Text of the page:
UIButton Subclass - Overriding getters to return placeholder/default values

I'm in the process of converting a custom UIButton from Objective-C to Swift which has custom properties and default values for those properties:

MyButton.h

@interface MyButton : UIButton

@property (nonatomic, strong) IBInspectable UIColor *buttonColor;
@property (nonatomic, strong) IBInspectable UIColor *buttonSelectedColor;

// ...

@end


MyButton.m

@implementation MyButton

{
if (self) {
}

return self;
}

- (instancetype)initWithFrame:(CGRect)frame
{
self = [super initWithFrame:frame];
if (self) {
}

return self;
}

- (void)setSelected:(BOOL)selected
{
[super setSelected:selected];

}

- (void)setHighlighted:(BOOL)highlighted
{
[super setHighlighted:highlighted];

}

{
if (self.selected || self.highlighted) {
self.backgroundColor = [self buttonSelectedColor];
} else {
self.backgroundColor = [self buttonColor];
}
}

#pragma mark - Default colors

- (UIColor *)buttonColor
{
if (!_buttonColor) {
_buttonColor = [UIColor grayColor];
}
return _buttonColor;
}

- (UIColor *)buttonSelectedColor
{
if (!_buttonSelectedColor) {
_buttonSelectedColor = [self.buttonColor colorWithAlphaComponent:.5];
}
return _buttonSelectedColor;
}

#pragma mark - Public

- (void)setButtonColor:(UIColor *)buttonColor
{
_buttonColor = buttonColor;

[self updateButton];
}

@end


I have attempted to replicate this pattern in Swift with public vars which return a default value, or access a private optional variable which is returned if it exists. I have also overridden the selected and highlighted properties, updating the button colors in didSet:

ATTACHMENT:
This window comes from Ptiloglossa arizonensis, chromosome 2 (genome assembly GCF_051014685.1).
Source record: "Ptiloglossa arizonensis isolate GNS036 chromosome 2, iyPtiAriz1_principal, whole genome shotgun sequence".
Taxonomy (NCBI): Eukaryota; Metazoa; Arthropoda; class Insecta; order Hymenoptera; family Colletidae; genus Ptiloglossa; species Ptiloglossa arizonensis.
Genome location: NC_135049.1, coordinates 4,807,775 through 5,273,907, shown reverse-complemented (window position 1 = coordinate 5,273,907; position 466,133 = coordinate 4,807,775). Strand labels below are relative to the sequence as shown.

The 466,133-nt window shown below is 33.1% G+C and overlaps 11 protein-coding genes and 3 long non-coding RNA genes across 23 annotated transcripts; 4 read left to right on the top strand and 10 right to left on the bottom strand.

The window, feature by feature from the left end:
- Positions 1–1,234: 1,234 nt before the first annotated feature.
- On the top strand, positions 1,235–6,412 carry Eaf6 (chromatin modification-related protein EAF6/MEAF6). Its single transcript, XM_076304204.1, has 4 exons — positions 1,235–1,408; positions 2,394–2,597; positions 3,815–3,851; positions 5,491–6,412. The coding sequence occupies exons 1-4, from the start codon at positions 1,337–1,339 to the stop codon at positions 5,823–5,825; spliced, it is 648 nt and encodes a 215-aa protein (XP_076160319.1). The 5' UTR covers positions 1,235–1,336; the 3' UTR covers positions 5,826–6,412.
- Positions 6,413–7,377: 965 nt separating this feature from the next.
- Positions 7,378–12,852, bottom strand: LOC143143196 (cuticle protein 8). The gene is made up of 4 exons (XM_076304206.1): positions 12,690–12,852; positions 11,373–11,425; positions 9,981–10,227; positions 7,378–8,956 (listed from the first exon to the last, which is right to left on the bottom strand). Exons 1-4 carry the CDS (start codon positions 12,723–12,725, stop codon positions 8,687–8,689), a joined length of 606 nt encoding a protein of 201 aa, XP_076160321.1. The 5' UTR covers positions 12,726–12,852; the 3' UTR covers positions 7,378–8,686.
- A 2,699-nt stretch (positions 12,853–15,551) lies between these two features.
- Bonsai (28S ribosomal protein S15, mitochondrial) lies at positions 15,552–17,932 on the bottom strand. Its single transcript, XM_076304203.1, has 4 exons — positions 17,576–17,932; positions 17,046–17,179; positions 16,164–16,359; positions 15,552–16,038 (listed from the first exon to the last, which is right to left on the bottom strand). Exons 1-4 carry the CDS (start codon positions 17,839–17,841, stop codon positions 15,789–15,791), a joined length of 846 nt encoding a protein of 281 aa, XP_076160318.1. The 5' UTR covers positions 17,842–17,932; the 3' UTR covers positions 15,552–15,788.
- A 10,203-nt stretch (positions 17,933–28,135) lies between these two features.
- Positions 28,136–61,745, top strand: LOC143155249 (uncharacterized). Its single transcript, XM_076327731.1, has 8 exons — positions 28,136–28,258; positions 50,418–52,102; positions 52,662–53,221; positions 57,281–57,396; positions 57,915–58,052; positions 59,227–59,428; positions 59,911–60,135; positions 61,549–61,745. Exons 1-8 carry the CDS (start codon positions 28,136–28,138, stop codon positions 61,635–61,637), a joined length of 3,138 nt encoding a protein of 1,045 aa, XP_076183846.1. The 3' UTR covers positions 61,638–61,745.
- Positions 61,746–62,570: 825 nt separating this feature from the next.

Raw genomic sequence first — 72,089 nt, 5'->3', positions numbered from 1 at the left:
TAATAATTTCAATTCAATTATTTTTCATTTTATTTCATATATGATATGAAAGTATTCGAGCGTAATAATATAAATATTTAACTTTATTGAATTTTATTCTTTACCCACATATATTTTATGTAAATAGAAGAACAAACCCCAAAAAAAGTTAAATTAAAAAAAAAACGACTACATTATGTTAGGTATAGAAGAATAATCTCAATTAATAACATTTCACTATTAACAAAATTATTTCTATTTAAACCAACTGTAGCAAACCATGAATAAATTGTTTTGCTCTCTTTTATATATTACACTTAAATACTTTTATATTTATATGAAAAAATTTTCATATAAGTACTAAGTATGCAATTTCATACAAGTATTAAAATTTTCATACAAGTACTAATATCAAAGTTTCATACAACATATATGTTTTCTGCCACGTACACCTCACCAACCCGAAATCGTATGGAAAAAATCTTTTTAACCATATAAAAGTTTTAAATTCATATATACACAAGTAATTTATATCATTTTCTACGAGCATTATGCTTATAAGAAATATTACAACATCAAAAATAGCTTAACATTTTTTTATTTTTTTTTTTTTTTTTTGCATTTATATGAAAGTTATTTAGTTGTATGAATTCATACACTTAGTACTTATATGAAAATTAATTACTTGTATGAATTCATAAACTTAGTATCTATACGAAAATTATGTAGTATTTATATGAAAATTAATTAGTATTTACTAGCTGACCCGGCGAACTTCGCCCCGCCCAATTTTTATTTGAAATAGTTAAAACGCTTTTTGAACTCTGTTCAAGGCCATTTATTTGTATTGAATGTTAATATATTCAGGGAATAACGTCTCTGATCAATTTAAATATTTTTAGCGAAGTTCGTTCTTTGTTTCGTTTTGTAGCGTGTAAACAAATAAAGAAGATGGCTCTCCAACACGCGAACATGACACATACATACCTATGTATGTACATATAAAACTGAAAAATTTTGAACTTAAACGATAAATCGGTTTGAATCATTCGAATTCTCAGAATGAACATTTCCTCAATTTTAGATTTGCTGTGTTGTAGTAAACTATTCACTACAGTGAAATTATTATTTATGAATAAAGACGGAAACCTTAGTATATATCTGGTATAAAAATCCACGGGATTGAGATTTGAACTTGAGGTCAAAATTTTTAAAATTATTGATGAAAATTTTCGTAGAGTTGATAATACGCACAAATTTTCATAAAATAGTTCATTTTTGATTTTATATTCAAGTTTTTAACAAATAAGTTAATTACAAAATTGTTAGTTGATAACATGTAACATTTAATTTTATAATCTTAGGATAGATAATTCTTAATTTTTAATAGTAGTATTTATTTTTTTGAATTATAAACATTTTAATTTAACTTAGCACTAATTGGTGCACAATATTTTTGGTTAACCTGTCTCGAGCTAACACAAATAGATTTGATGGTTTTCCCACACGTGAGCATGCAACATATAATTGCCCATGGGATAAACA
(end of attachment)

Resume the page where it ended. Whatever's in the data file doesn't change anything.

class MyButton: UIButton {

private var _buttonColor: UIColor?
var buttonColor: UIColor {
get {
if let color = _buttonColor { return color }
return UIColor.grayColor()
} set {
_buttonColor = newValue
}
}

private var _buttonSelectedColor: UIColor?
var buttonSelectedColor: UIColor {
get {
if let selectedColor = _buttonSelectedColor { return selectedColor }
return self.buttonColor.colorWithAlphaComponent(0.5)
} set {
_buttonSelectedColor = newValue
}
}

override var selected: Bool {
didSet {
}
}

override var highlighted: Bool {
didSet {
}
}

}

override init(frame: CGRect) {
super.init(frame: frame)
}

if selected || highlighted {
backgroundColor = buttonSelectedColor
} else {
backgroundColor = buttonColor
}
}
}


A few questions:

1. Is this an appropriate use of private variables? Is there any way to accomplish the behavior I want with a single variable rather a second optional settable variable for each color?

2. Is overriding UIButton properties to call adjustButtonColor in didSet abuse of the getter/setter?

3. If initWithCoder is a failable initializer do I need to check if self is nil before calling adjustButtonColor()?

Is this an appropriate use of private variables? Is there any way to accomplish the behavior I want with a single variable rather a second optional settable variable for each color?

This can be much easier accomplished with a lazy stored property:

lazy var buttonColor: UIColor = UIColor.grayColor()
lazy var buttonSelectedColor: UIColor =  self.buttonColor.colorWithAlphaComponent(0.5)